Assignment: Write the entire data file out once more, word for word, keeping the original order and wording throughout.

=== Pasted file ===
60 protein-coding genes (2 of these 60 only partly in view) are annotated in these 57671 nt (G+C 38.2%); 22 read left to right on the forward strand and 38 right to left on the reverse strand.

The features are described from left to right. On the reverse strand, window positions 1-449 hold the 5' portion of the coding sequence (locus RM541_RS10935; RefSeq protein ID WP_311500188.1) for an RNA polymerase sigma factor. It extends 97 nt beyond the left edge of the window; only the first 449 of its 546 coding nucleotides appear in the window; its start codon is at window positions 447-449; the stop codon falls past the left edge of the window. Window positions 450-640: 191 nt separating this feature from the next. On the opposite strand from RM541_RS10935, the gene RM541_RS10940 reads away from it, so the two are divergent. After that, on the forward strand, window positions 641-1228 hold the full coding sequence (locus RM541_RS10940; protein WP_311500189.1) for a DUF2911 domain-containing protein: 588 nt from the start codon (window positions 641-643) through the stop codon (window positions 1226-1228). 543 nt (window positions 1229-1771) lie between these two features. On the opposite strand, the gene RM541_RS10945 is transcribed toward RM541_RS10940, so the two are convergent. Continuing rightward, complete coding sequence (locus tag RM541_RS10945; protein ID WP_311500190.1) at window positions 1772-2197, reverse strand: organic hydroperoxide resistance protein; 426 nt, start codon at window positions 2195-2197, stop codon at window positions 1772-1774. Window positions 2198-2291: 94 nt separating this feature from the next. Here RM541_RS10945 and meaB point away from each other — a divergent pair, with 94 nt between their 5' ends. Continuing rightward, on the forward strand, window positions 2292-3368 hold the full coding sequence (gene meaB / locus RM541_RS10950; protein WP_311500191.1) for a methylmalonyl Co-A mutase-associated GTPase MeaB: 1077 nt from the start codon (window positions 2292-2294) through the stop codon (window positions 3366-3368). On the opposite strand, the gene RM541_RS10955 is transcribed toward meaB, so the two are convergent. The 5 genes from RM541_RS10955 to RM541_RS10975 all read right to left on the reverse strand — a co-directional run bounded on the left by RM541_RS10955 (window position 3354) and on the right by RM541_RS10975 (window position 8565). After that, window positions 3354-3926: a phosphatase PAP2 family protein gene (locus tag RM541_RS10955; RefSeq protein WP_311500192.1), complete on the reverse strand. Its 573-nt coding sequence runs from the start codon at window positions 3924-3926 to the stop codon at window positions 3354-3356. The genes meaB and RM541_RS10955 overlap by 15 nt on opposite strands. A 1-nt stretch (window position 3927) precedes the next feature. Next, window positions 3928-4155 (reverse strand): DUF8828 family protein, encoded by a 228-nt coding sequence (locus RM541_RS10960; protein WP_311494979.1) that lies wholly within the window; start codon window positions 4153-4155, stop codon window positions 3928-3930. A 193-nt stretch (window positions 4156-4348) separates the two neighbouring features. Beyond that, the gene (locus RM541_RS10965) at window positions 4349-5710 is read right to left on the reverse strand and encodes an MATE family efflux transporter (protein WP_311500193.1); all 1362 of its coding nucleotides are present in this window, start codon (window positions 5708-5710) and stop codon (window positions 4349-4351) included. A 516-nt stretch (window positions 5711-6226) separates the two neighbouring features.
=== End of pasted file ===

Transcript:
60 protein-coding genes (2 of these 60 only partly in view) are annotated in these 57671 nt (G+C 38.2%); 22 read left to right on the forward strand and 38 right to left on the reverse strand.

The features are described from left to right. On the reverse strand, window positions 1-449 hold the 5' portion of the coding sequence (locus RM541_RS10935; RefSeq protein ID WP_311500188.1) for an RNA polymerase sigma factor. It extends 97 nt beyond the left edge of the window; only the first 449 of its 546 coding nucleotides appear in the window; its start codon is at window positions 447-449; the stop codon falls past the left edge of the window. Window positions 450-640: 191 nt separating this feature from the next. On the opposite strand from RM541_RS10935, the gene RM541_RS10940 reads away from it, so the two are divergent. After that, on the forward strand, window positions 641-1228 hold the full coding sequence (locus RM541_RS10940; protein WP_311500189.1) for a DUF2911 domain-containing protein: 588 nt from the start codon (window positions 641-643) through the stop codon (window positions 1226-1228). 543 nt (window positions 1229-1771) lie between these two features. On the opposite strand, the gene RM541_RS10945 is transcribed toward RM541_RS10940, so the two are convergent. Continuing rightward, complete coding sequence (locus tag RM541_RS10945; protein ID WP_311500190.1) at window positions 1772-2197, reverse strand: organic hydroperoxide resistance protein; 426 nt, start codon at window positions 2195-2197, stop codon at window positions 1772-1774. Window positions 2198-2291: 94 nt separating this feature from the next. Here RM541_RS10945 and meaB point away from each other — a divergent pair, with 94 nt between their 5' ends. Continuing rightward, on the forward strand, window positions 2292-3368 hold the full coding sequence (gene meaB / locus RM541_RS10950; protein WP_311500191.1) for a methylmalonyl Co-A mutase-associated GTPase MeaB: 1077 nt from the start codon (window positions 2292-2294) through the stop codon (window positions 3366-3368). On the opposite strand, the gene RM541_RS10955 is transcribed toward meaB, so the two are convergent. The 5 genes from RM541_RS10955 to RM541_RS10975 all read right to left on the reverse strand — a co-directional run bounded on the left by RM541_RS10955 (window position 3354) and on the right by RM541_RS10975 (window position 8565). After that, window positions 3354-3926: a phosphatase PAP2 family protein gene (locus tag RM541_RS10955; RefSeq protein WP_311500192.1), complete on the reverse strand. Its 573-nt coding sequence runs from the start codon at window positions 3924-3926 to the stop codon at window positions 3354-3356. The genes meaB and RM541_RS10955 overlap by 15 nt on opposite strands. A 1-nt stretch (window position 3927) precedes the next feature. Next, window positions 3928-4155 (reverse strand): DUF8828 family protein, encoded by a 228-nt coding sequence (locus RM541_RS10960; protein WP_311494979.1) that lies wholly within the window; start codon window positions 4153-4155, stop codon window positions 3928-3930. A 193-nt stretch (window positions 4156-4348) separates the two neighbouring features. Beyond that, the gene (locus RM541_RS10965) at window positions 4349-5710 is read right to left on the reverse strand and encodes an MATE family efflux transporter (protein WP_311500193.1); all 1362 of its coding nucleotides are present in this window, start codon (window positions 5708-5710) and stop codon (window positions 4349-4351) included. A 516-nt stretch (window positions 5711-6226) separates the two neighbouring features.